Tom Coburn, RIP
Oklahoma’s faithful foe of congressional “pork” died Saturday at 72.
Tom Coburn, the former Republican senator from Oklahoma, died Saturday after a long battle with prostate cancer. He was a fighter who had already beaten melanoma, colon cancer, and a brain tumor, but alas, a fourth bout was not to be won. He was 72.
Coburn was not a career politician, noting, “Our Founders saw public service and politics as a calling rather than a career.” He was a faithful Southern Baptist deacon and obstetrician in Muskogee who delivered more than 4,000 babies. He was first elected to the House in 1994 as part of that year’s Republican wave, winning a district that had gone Democrat for 73 years. The good doctor was specifically motivated to stop Bill Clinton’s version of government healthcare. He retired after three terms as promised, but then ran for Senate four years later, pledging to serve only two terms. He retired two years early due to cancer.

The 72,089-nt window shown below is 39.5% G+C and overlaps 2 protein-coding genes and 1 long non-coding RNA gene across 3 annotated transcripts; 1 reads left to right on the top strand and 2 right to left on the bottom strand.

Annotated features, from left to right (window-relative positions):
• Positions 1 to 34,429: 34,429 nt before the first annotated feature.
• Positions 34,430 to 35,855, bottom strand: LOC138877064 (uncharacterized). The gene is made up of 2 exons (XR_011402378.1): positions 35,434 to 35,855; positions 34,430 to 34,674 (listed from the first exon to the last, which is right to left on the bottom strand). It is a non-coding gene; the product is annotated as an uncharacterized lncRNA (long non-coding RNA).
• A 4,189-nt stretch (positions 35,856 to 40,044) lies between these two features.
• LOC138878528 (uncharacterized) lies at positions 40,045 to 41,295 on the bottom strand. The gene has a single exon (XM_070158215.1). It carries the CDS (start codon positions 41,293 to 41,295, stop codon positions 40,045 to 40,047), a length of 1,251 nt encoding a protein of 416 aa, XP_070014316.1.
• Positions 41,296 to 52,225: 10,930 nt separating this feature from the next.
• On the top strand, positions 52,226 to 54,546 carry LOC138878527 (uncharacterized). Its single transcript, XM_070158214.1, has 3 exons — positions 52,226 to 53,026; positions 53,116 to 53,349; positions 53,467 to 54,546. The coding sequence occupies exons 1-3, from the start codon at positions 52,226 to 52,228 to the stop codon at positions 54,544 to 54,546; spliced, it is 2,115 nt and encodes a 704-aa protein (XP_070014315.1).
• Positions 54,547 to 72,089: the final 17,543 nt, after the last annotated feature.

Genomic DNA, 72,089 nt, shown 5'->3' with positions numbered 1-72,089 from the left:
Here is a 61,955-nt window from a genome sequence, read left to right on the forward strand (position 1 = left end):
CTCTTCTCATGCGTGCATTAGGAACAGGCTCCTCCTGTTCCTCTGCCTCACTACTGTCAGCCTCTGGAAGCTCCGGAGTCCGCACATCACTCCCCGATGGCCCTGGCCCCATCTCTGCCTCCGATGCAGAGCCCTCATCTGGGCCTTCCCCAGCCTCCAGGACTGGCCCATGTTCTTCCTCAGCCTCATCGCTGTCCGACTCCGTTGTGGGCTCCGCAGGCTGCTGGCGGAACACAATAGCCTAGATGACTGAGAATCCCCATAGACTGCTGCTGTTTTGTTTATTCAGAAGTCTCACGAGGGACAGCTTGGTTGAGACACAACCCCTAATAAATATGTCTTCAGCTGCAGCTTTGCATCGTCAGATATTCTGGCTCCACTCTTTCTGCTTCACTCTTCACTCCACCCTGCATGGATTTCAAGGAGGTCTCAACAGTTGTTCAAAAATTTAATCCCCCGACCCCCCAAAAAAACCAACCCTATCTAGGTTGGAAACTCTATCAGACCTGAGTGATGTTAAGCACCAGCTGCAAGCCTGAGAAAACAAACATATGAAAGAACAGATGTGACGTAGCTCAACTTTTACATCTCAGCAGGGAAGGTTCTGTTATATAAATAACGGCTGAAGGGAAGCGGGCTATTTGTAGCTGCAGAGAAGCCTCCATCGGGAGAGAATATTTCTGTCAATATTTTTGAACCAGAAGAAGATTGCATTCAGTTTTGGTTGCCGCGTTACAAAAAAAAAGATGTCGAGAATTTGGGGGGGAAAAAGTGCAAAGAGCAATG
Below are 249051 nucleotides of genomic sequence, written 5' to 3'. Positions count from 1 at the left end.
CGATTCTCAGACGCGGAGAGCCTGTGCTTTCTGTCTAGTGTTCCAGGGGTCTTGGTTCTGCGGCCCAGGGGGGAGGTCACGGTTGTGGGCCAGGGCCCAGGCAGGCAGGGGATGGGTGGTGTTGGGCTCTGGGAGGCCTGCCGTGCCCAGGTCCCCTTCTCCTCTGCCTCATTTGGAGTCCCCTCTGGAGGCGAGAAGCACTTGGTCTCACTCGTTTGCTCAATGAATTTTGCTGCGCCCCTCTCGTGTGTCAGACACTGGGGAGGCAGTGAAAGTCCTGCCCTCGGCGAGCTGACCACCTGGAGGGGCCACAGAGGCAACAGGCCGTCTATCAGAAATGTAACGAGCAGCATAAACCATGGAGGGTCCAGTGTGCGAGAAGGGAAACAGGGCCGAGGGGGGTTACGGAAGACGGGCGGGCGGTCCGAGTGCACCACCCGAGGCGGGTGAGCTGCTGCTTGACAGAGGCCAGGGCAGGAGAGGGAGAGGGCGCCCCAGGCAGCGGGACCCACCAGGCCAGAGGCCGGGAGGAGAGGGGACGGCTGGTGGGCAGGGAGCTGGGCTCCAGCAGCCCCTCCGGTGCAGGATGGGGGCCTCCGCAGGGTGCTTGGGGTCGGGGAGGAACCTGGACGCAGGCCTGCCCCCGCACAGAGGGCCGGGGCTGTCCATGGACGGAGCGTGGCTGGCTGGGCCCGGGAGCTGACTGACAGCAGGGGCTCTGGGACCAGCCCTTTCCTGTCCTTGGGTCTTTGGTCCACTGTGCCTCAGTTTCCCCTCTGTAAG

In many respects, Coburn was a father of the Tea Party. His fight against pork-barrel spending known as “earmarks” — including labeling the infamous Alaska highway project the “bridge to nowhere” and producing an annual “Wastebook” — was legendary and eventually led to a wider ban on wasteful earmarks, which he called “the gateway drug to our spending ruin.” The Wall Street Journal editorial board declared, “His investigation of fraud in the Social Security disability program was a model of Congressional oversight.” And that was only one example of his thorough oversight efforts.
Perhaps columnist Kimberley Strassel said it best upon Coburn’s retirement in 2015: “The pity is that history rarely hands out awards to those who stop bad things. Tom Coburn blocked more bad ideas and lousy legislation in Congress than most Americans will ever know.” He will be missed. Rest in peace.
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